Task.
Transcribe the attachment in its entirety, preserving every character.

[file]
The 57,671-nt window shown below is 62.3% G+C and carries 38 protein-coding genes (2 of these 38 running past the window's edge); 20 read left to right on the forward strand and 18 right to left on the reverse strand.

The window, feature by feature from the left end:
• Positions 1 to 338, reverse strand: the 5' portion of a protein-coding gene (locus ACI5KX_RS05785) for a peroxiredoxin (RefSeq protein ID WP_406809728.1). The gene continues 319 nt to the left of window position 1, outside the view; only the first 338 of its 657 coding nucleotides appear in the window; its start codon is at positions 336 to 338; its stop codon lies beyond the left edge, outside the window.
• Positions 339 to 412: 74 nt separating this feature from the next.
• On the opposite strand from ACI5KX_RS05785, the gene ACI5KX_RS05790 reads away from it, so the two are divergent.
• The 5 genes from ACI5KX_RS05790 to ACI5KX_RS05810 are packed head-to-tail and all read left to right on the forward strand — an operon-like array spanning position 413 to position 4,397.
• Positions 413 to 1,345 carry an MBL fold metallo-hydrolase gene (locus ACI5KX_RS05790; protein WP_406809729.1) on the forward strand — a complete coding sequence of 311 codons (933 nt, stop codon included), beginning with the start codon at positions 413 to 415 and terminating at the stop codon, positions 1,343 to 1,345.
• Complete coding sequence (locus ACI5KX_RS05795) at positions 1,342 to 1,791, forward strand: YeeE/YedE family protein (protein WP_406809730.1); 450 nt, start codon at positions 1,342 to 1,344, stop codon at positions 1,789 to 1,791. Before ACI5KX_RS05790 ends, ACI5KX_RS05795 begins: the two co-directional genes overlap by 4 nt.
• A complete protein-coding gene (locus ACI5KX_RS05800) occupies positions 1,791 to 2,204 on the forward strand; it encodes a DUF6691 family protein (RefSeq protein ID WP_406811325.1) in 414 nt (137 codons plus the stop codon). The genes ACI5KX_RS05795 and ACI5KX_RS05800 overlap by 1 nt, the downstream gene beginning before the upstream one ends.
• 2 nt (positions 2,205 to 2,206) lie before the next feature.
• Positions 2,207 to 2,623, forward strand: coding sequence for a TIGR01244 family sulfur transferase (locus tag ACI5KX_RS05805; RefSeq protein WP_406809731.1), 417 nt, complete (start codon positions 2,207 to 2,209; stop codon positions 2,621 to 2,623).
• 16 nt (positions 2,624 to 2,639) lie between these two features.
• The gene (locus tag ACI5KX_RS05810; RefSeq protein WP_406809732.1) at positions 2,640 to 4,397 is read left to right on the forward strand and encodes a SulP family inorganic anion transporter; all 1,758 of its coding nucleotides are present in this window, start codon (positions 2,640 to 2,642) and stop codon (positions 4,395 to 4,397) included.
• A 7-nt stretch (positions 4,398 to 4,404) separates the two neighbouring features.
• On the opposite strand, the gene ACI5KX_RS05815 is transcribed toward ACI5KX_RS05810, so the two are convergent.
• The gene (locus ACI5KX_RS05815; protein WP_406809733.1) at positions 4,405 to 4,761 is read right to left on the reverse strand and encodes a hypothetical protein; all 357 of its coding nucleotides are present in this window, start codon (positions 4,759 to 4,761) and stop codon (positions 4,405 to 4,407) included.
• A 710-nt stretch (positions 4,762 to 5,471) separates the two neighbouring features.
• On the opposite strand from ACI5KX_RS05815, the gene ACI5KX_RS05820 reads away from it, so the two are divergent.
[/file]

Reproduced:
The 57,671-nt window shown below is 62.3% G+C and carries 38 protein-coding genes (2 of these 38 running past the window's edge); 20 read left to right on the forward strand and 18 right to left on the reverse strand.

The window, feature by feature from the left end:
• Positions 1 to 338, reverse strand: the 5' portion of a protein-coding gene (locus ACI5KX_RS05785) for a peroxiredoxin (RefSeq protein ID WP_406809728.1). The gene continues 319 nt to the left of window position 1, outside the view; only the first 338 of its 657 coding nucleotides appear in the window; its start codon is at positions 336 to 338; its stop codon lies beyond the left edge, outside the window.
• Positions 339 to 412: 74 nt separating this feature from the next.
• On the opposite strand from ACI5KX_RS05785, the gene ACI5KX_RS05790 reads away from it, so the two are divergent.
• The 5 genes from ACI5KX_RS05790 to ACI5KX_RS05810 are packed head-to-tail and all read left to right on the forward strand — an operon-like array spanning position 413 to position 4,397.
• Positions 413 to 1,345 carry an MBL fold metallo-hydrolase gene (locus ACI5KX_RS05790; protein WP_406809729.1) on the forward strand — a complete coding sequence of 311 codons (933 nt, stop codon included), beginning with the start codon at positions 413 to 415 and terminating at the stop codon, positions 1,343 to 1,345.
• Complete coding sequence (locus ACI5KX_RS05795) at positions 1,342 to 1,791, forward strand: YeeE/YedE family protein (protein WP_406809730.1); 450 nt, start codon at positions 1,342 to 1,344, stop codon at positions 1,789 to 1,791. Before ACI5KX_RS05790 ends, ACI5KX_RS05795 begins: the two co-directional genes overlap by 4 nt.
• A complete protein-coding gene (locus ACI5KX_RS05800) occupies positions 1,791 to 2,204 on the forward strand; it encodes a DUF6691 family protein (RefSeq protein ID WP_406811325.1) in 414 nt (137 codons plus the stop codon). The genes ACI5KX_RS05795 and ACI5KX_RS05800 overlap by 1 nt, the downstream gene beginning before the upstream one ends.
• 2 nt (positions 2,205 to 2,206) lie before the next feature.
• Positions 2,207 to 2,623, forward strand: coding sequence for a TIGR01244 family sulfur transferase (locus tag ACI5KX_RS05805; RefSeq protein WP_406809731.1), 417 nt, complete (start codon positions 2,207 to 2,209; stop codon positions 2,621 to 2,623).
• 16 nt (positions 2,624 to 2,639) lie between these two features.
• The gene (locus tag ACI5KX_RS05810; RefSeq protein WP_406809732.1) at positions 2,640 to 4,397 is read left to right on the forward strand and encodes a SulP family inorganic anion transporter; all 1,758 of its coding nucleotides are present in this window, start codon (positions 2,640 to 2,642) and stop codon (positions 4,395 to 4,397) included.
• A 7-nt stretch (positions 4,398 to 4,404) separates the two neighbouring features.
• On the opposite strand, the gene ACI5KX_RS05815 is transcribed toward ACI5KX_RS05810, so the two are convergent.
• The gene (locus ACI5KX_RS05815; protein WP_406809733.1) at positions 4,405 to 4,761 is read right to left on the reverse strand and encodes a hypothetical protein; all 357 of its coding nucleotides are present in this window, start codon (positions 4,759 to 4,761) and stop codon (positions 4,405 to 4,407) included.
• A 710-nt stretch (positions 4,762 to 5,471) separates the two neighbouring features.
• On the opposite strand from ACI5KX_RS05815, the gene ACI5KX_RS05820 reads away from it, so the two are divergent.